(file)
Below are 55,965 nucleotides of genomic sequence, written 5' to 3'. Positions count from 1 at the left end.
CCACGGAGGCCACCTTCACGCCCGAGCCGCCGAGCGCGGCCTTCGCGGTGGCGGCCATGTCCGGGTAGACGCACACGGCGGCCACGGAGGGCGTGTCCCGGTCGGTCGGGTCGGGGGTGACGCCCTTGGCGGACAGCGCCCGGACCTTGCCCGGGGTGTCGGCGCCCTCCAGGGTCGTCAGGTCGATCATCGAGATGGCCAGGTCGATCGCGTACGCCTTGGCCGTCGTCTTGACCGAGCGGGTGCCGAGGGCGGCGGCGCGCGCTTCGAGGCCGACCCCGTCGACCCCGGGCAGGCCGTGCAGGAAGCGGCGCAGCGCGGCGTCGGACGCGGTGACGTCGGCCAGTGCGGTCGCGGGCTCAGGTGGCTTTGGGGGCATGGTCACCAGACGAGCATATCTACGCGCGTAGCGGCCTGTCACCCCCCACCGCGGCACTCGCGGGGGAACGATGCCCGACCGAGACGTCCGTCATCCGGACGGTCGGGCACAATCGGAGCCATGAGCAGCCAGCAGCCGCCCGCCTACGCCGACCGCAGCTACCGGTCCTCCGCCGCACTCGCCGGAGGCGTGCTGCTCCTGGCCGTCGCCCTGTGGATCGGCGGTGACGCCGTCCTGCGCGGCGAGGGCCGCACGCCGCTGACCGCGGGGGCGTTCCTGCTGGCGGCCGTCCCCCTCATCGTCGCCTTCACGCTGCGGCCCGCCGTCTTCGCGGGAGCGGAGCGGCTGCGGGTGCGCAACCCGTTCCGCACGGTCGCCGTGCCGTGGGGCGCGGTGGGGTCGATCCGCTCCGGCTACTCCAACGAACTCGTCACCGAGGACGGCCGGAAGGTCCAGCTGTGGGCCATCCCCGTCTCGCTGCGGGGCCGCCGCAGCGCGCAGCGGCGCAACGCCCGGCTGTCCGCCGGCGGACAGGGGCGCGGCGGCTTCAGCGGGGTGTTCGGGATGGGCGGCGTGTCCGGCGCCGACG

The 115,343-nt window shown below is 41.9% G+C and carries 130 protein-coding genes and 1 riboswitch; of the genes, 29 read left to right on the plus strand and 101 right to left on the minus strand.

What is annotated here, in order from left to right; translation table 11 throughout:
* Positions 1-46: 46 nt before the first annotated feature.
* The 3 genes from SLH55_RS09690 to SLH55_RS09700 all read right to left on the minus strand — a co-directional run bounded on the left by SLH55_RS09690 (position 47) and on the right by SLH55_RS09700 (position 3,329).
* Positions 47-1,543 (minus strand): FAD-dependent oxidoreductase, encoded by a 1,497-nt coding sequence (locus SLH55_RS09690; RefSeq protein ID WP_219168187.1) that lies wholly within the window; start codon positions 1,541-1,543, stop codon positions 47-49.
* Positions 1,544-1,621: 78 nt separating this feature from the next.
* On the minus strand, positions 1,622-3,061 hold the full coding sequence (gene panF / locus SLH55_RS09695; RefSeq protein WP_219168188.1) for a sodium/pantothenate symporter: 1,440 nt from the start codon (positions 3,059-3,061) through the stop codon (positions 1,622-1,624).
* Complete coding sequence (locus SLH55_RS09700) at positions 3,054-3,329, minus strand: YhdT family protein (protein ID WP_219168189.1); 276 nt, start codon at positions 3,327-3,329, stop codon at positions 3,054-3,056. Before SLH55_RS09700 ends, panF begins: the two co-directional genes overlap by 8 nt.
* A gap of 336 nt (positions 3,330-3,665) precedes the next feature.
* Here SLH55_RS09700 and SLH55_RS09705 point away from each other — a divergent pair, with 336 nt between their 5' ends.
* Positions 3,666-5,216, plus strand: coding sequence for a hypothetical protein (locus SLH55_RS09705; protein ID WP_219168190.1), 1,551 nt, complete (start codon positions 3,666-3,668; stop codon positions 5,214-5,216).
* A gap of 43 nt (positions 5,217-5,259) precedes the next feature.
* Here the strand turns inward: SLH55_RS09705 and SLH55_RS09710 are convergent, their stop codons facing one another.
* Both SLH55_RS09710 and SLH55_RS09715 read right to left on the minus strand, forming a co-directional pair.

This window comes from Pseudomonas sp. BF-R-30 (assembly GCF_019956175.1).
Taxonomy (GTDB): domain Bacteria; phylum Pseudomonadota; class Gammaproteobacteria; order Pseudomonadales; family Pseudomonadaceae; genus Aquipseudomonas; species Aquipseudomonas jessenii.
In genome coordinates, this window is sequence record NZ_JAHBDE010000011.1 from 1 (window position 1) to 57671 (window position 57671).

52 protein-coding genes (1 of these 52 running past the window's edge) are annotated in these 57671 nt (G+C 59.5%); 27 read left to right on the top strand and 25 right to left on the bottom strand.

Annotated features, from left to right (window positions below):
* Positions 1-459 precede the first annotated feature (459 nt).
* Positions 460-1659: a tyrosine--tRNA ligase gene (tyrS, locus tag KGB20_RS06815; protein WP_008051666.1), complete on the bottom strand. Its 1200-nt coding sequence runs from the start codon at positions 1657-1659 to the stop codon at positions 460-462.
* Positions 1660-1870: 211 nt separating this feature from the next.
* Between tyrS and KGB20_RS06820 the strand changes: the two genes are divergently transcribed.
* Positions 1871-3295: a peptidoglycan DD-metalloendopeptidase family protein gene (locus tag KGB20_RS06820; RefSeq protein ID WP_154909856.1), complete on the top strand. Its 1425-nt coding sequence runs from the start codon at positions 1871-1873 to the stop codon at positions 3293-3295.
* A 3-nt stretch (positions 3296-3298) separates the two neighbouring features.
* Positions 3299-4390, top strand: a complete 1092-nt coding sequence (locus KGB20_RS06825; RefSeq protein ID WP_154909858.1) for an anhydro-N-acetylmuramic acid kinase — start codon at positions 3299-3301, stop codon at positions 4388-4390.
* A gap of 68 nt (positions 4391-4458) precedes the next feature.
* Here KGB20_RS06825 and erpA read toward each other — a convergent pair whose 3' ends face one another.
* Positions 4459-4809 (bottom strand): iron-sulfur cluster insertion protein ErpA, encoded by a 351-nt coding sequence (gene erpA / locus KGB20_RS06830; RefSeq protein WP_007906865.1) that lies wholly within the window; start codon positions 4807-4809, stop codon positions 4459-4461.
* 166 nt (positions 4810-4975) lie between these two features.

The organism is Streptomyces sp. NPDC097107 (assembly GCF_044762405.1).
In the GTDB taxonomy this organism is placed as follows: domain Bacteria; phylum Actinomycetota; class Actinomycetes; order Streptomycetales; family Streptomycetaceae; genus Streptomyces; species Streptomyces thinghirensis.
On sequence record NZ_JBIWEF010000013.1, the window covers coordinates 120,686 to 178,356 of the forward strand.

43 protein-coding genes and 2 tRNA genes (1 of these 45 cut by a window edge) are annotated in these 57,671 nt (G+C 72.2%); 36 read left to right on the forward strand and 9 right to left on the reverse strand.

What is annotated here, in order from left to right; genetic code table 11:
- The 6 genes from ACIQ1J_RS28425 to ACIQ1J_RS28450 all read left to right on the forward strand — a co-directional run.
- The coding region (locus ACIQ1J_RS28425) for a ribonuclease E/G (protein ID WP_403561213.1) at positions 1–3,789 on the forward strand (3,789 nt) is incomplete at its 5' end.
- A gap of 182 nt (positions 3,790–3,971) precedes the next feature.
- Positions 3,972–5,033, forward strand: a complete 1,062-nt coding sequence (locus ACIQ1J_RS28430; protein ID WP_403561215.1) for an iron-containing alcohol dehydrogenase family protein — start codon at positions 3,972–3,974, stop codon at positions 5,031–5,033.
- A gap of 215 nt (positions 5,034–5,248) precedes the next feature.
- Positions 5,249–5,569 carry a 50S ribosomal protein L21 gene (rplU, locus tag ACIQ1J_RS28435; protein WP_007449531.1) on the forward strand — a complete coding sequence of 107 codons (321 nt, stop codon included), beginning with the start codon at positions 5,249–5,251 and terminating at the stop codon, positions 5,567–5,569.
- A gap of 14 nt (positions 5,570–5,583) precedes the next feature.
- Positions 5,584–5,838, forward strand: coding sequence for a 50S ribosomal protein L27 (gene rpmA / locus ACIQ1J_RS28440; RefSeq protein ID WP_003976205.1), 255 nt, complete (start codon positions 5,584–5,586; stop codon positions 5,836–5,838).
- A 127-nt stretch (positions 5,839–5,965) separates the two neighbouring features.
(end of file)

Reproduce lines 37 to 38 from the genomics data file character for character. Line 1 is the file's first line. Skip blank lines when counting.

What is annotated here, in order from left to right; genetic code table 11:
- The 6 genes from ACIQ1J_RS28425 to ACIQ1J_RS28450 all read left to right on the forward strand — a co-directional run.